Exploiting Structure for Control of Traffic Flow Networks

Tuesday, February 16, 2016
330 Gross Hall -  12:00 - 1:00PM


Sam Coogan, PhD

Assistant Professor, University of California, Los Angeles (UCLA)


Advances in wireless sensing and cyber-physical systems afford new opportunities for control of transportation networks to improve safety and efficiency. These systems exhibit complex global behavior such as large-scale congestion caused by interactions throughout the network, and ongoing advancements in automated vehicles and infrastructure operations will further influence traffic flow dynamics and alter the global network behavior. Motivated by these challenges, this talk will elucidate structural properties of transportation networks that enable scalable analysis and control synthesis techniques.

First, we exploit intrinsic properties of traffic flow dynamics to derive a new structural property for transportation networks. This “mixed monotonicity” property is viewed as an extension of the classical notion of monotonicity in dynamical systems. We will show that mixed monotonicity enables efficient finite state abstraction of traffic flow dynamics, which allows for correct-by-construction synthesis of control strategies. Next, we will develop a data-driven traffic predictive control scheme using a low rank decomposition technique to learn trends in historical data that are then used to make real-time predictions of traffic flow for control. This data-driven approach relies on high resolution measurements obtained from wireless traffic flow sensors.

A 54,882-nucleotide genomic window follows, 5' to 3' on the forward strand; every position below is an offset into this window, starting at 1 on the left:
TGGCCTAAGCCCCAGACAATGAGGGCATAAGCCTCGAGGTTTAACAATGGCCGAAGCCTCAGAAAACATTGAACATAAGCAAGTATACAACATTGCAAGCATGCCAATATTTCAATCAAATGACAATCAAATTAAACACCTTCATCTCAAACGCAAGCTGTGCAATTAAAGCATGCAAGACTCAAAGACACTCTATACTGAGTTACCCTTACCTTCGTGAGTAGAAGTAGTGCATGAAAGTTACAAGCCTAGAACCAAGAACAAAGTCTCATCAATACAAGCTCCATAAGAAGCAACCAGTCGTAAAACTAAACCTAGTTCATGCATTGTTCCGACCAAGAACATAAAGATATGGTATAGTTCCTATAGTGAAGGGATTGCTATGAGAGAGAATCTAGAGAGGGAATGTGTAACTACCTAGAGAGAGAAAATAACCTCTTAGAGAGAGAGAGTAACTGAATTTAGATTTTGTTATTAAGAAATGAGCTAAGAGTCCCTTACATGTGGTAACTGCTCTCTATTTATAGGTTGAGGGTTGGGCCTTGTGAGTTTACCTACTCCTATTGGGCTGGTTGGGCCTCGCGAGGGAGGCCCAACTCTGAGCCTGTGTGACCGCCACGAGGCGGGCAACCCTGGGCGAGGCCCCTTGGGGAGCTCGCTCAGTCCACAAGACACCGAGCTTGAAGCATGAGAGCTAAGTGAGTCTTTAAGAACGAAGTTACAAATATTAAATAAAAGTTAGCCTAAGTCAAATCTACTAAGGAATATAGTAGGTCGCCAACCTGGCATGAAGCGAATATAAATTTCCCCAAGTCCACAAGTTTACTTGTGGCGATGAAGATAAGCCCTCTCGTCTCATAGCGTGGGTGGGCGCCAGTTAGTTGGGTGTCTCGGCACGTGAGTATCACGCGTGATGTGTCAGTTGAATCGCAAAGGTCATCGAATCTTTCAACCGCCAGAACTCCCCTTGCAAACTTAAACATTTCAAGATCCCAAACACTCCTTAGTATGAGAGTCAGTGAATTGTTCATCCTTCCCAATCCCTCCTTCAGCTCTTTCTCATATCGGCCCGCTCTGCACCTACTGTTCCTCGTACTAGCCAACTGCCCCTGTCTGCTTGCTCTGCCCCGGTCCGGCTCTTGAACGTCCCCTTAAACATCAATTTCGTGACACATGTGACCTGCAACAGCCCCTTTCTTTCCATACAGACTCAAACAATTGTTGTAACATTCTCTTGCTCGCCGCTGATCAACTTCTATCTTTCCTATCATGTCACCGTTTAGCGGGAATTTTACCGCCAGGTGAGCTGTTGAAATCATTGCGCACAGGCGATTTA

Biographical Sketch:
Sam Coogan is an Assistant Professor in the Electrical Engineering Department at the University of California, Los Angeles (UCLA). He received the B.S. degree in Electrical Engineering from Georgia Tech (2010), and the M.S. and Ph.D. degrees in Electrical Engineering from the University of California, Berkeley (2012 and 2015). In 2015, he was a postdoctoral research engineer at Sensys Networks, a wireless traffic sensing company, and in 2012 he was a research intern at NASA's Jet Propulsion Lab. He received the Leon O. Chua Award from UC Berkeley EECS in 2014 for "outstanding achievement in an area of nonlinear science" and the best student paper award at the 2015 Hybrid Systems: Computation and Control conference. His research focus is on developing scalable tools for verification and design of networked cyber-physical systems, and his research has applied these tools to create efficient and intelligent transportation systems.